Dramatic title to help you avoid Newbie fatigue!!
Hi everyone. I used to run a lot. I can swim without drowning, in a variety of strokes. I know which end of a bike should be up and which end should be down. But I do feel very virginal still.
Long story short - I was running nearly 4,000kms a year, racing maras. Had to have a meniscus operation a few weeks back and the surgeon has recommended I change the balance of my training away from running and do more cycling although I have a green light to run again. Not sure yet in what disciplines I'd like to compete, but adding triathlons to my race list seems like an obvious step.
My newbie question is this: are there any fundamental differences in training discipline/ approach, between long distance running and cycling? Yes, one involves using a bike....] Do you still do long slow rides, do you still do intervals/ hill repeats, do you still do tempo rides, do you get to manage glycogen and bonking differently because you can perhaps eat more on a bike? Do you have recovery sessions? Does cycle training require considerably more time in saddle compared to time spent running? etc etc.
If you've read this or similar questions a minimum of a zillion times before and there is a book/ website that has all the info for reference, am happy to go and look it up if you could tell me about it. I'd like to get back into serious training after I've done some rehabilitation. And once I've started to train a bit harder, naturally my mind will be thinking about how and where I'd like to compete.
Since yesterday, I've got a new bike to use and think it would be good to rebuild some leg strength with it before I go much further with running (I can already run 15 pain free kms at an easy pace) and swim 1km in about 24mins without trying very hard. Thanks very much for feedback/ insight. Much appreciated.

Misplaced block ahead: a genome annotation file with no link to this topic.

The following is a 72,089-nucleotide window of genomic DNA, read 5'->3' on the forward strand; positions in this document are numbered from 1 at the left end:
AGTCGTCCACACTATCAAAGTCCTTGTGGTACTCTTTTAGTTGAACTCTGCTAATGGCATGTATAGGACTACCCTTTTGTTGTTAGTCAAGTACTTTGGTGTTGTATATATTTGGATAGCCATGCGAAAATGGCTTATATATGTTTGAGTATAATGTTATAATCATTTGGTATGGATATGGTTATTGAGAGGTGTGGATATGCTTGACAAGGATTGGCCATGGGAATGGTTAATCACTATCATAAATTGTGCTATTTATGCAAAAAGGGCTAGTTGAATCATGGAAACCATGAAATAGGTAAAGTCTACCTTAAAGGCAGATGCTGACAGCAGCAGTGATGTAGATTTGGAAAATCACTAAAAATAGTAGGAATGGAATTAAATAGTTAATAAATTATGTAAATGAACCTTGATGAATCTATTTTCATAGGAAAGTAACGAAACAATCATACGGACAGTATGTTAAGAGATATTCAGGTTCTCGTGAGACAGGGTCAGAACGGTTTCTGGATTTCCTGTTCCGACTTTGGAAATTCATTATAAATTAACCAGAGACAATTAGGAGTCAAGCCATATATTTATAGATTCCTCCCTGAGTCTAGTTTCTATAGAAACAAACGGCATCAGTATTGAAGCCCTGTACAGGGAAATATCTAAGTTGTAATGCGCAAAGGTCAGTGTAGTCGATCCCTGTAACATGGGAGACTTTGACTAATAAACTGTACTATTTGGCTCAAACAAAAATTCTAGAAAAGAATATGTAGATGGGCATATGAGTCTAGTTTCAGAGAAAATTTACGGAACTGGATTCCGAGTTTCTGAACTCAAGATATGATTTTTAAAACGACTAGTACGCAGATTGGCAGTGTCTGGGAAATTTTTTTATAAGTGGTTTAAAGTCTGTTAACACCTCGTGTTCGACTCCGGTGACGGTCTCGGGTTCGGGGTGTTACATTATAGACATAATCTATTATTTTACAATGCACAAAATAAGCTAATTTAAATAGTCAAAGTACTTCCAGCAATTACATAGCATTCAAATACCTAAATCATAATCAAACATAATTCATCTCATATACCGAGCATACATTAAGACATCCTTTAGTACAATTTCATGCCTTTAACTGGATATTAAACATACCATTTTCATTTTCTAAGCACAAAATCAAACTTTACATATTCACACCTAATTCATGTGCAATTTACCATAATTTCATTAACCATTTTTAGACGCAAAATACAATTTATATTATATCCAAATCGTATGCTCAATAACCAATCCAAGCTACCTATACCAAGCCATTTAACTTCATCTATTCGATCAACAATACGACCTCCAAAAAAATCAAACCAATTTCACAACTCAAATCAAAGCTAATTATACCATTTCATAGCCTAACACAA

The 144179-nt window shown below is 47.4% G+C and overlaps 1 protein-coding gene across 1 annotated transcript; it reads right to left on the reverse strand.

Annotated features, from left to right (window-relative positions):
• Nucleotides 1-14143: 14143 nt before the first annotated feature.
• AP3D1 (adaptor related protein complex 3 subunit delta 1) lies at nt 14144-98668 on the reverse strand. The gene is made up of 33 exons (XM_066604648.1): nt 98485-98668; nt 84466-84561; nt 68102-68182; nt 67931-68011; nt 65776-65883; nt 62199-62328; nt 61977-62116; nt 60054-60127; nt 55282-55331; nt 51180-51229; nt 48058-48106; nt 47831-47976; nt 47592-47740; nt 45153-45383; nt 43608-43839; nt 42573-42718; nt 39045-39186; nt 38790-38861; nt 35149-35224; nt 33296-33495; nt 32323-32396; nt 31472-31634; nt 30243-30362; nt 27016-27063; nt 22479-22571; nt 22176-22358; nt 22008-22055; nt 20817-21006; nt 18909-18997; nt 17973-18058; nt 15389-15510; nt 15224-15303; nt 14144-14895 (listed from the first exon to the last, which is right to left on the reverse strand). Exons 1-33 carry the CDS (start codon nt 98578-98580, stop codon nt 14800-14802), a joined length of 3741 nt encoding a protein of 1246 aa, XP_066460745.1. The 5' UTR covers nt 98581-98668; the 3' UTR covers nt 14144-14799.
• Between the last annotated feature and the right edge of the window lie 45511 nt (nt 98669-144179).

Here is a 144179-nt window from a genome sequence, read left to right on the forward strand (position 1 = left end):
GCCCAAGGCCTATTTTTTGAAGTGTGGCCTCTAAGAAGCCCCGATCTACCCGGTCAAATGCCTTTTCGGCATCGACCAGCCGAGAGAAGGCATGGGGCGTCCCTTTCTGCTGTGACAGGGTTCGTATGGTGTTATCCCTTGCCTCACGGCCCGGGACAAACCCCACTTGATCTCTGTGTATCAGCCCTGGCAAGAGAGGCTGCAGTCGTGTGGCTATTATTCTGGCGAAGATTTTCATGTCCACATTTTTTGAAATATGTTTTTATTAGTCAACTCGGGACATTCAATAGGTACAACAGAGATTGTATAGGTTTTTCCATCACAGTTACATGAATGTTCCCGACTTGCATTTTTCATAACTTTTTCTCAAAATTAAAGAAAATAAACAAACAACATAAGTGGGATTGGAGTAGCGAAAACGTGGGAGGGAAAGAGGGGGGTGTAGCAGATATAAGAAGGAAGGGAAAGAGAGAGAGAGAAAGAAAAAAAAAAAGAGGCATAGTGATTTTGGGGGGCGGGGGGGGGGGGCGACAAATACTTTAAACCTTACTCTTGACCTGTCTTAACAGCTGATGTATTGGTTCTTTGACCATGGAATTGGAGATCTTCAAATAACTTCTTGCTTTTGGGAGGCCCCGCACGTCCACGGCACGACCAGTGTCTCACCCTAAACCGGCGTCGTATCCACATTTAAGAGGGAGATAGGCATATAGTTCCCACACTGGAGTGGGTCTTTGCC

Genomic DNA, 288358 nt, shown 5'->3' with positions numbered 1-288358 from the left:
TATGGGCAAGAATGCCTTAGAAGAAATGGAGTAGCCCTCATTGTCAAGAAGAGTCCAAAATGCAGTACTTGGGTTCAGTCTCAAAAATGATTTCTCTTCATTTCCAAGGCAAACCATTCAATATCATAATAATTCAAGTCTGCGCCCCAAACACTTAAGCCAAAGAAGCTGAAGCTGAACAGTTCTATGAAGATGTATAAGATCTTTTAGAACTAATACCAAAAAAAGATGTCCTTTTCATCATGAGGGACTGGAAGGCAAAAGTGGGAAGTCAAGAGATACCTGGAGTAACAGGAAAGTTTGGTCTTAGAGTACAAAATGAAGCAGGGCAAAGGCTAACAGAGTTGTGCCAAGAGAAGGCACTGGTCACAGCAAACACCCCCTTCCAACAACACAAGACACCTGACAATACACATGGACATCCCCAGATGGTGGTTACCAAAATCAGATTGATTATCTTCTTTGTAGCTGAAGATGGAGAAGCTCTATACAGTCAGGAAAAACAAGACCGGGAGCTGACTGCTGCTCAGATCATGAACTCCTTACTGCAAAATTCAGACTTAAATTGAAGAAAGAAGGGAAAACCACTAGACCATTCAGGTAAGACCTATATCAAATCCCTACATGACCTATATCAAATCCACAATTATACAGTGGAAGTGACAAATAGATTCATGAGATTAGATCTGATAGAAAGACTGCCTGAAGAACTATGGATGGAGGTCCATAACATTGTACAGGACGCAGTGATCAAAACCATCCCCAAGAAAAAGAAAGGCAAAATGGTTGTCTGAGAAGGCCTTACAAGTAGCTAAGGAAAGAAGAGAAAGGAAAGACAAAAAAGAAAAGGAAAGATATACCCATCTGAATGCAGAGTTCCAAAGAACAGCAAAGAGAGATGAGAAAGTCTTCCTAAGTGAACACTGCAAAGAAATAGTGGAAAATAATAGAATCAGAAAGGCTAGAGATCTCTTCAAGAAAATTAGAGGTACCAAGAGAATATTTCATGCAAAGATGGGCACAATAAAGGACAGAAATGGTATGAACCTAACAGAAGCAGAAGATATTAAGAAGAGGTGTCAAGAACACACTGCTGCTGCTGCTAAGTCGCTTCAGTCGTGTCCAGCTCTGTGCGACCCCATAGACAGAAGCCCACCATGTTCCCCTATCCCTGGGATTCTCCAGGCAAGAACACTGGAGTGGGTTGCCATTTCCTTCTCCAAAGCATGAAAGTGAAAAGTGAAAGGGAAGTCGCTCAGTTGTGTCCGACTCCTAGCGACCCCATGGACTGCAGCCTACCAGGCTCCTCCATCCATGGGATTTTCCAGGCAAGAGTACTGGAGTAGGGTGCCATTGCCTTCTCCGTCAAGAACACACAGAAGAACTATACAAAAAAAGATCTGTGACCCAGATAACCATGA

I am by no means an expert, but...
Do you still do long slow rides, do you still do intervals/ hill repeats, do you still do tempo rides,
It's pretty similar. With any training (running, bike, swimming, etc.) you need to stress the working muscles in different ways to build strength, speed and endurance. So long rides, interval sessions, hill work, etc. will all have their own, and combined, benefits.
do you get to manage glycogen and bonking differently because you can perhaps eat more on a bike?
This all depends on the duration of the race. For something like a sprint distance you could probably manage without anything. For longer distances most people manage to take on more fuel during the bike, both to fuel the bike leg and also to 'stock up' for the run.
Do you have recovery sessions?
Recovery is important for any training programme
Does cycle training require considerably more time in saddle compared to time spent running? etc etc.
It depends on distance, but the more time in the saddle, the easier it will be on race day.
There are lots of books on triathlon training. I quite like this one, although you may prefer another. Have a look on Amazon (other bookshops are available )
i think the general opinion is that 1 mile running roughly equals 3 to 4 on the bike..........the advantage to cycling is that you can up the mileage a lot quicker than you do running without the same injury worries........
sorry i can't be more helpful .good luck
For longer distances most people manage to take on more fuel during the bike, both to fuel the bike leg and also to 'stock up' for the run.
+1 for Joe Friel.
Visit the official Triathlete's World page
Follow Triathlete's World on Twitter
Other Natmag-Rodale Sites
About Triathlete's World